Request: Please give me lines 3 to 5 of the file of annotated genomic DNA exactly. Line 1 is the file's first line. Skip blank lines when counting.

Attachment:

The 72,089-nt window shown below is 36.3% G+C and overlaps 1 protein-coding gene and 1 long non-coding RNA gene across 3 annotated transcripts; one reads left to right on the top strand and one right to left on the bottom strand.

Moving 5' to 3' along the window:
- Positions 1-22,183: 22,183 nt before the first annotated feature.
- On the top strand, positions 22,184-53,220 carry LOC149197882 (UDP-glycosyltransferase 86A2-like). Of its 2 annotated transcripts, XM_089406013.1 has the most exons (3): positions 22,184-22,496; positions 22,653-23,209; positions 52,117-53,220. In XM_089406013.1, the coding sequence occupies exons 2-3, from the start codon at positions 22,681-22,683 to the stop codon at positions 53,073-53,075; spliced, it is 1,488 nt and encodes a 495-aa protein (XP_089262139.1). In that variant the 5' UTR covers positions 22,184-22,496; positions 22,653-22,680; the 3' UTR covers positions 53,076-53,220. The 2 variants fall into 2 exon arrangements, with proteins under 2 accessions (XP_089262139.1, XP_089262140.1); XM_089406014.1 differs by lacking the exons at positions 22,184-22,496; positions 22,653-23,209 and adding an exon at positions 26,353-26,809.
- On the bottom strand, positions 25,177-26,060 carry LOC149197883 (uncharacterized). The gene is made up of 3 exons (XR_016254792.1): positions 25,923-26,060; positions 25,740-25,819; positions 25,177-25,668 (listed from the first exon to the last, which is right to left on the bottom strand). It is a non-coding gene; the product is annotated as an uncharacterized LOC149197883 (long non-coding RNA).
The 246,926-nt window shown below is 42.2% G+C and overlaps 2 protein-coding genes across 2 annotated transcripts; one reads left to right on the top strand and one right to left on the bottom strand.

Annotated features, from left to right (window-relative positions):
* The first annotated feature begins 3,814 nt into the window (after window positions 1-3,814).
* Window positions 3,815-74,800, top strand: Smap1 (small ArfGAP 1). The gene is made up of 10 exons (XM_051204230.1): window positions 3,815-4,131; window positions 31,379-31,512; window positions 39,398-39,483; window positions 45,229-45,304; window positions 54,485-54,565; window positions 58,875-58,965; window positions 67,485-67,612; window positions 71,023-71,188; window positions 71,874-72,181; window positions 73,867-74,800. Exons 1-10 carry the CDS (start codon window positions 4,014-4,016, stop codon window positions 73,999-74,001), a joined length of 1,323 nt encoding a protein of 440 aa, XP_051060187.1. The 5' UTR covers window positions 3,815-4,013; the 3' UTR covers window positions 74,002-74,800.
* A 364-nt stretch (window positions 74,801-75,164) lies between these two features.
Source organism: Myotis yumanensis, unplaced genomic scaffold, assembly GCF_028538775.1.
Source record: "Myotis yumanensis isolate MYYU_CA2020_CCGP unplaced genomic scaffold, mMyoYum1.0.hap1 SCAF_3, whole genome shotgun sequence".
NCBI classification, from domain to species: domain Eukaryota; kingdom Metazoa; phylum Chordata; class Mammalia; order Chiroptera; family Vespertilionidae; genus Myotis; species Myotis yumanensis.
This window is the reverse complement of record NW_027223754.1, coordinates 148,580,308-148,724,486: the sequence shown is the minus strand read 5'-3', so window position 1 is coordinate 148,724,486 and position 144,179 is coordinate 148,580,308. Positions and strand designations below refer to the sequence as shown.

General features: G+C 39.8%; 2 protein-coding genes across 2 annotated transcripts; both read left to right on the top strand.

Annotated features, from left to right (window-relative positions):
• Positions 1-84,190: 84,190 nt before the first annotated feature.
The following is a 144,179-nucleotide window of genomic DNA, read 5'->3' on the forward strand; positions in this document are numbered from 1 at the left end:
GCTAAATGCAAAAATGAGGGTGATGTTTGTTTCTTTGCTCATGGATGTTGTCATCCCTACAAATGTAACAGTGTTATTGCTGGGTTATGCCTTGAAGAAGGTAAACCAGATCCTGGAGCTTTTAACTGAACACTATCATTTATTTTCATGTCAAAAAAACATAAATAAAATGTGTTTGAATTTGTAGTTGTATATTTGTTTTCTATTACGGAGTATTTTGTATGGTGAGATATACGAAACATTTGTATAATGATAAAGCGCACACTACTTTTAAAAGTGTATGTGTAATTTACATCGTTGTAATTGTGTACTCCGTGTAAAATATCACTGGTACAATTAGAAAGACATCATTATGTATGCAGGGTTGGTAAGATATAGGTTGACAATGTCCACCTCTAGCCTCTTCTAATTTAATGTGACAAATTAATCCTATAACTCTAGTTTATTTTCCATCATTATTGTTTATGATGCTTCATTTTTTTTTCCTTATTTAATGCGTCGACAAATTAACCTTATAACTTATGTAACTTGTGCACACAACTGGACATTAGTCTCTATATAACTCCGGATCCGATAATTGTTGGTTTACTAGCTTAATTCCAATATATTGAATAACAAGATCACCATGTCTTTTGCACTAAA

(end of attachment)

- Positions 1-22,183: 22,183 nt before the first annotated feature.
- On the top strand, positions 22,184-53,220 carry LOC149197882 (UDP-glycosyltransferase 86A2-like). Of its 2 annotated transcripts, XM_089406013.1 has the most exons (3): positions 22,184-22,496; positions 22,653-23,209; positions 52,117-53,220. In XM_089406013.1, the coding sequence occupies exons 2-3, from the start codon at positions 22,681-22,683 to the stop codon at positions 53,073-53,075; spliced, it is 1,488 nt and encodes a 495-aa protein (XP_089262139.1). In that variant the 5' UTR covers positions 22,184-22,496; positions 22,653-22,680; the 3' UTR covers positions 53,076-53,220. The 2 variants fall into 2 exon arrangements, with proteins under 2 accessions (XP_089262139.1, XP_089262140.1); XM_089406014.1 differs by lacking the exons at positions 22,184-22,496; positions 22,653-23,209 and adding an exon at positions 26,353-26,809.
- On the bottom strand, positions 25,177-26,060 carry LOC149197883 (uncharacterized). The gene is made up of 3 exons (XR_016254792.1): positions 25,923-26,060; positions 25,740-25,819; positions 25,177-25,668 (listed from the first exon to the last, which is right to left on the bottom strand). It is a non-coding gene; the product is annotated as an uncharacterized LOC149197883 (long non-coding RNA).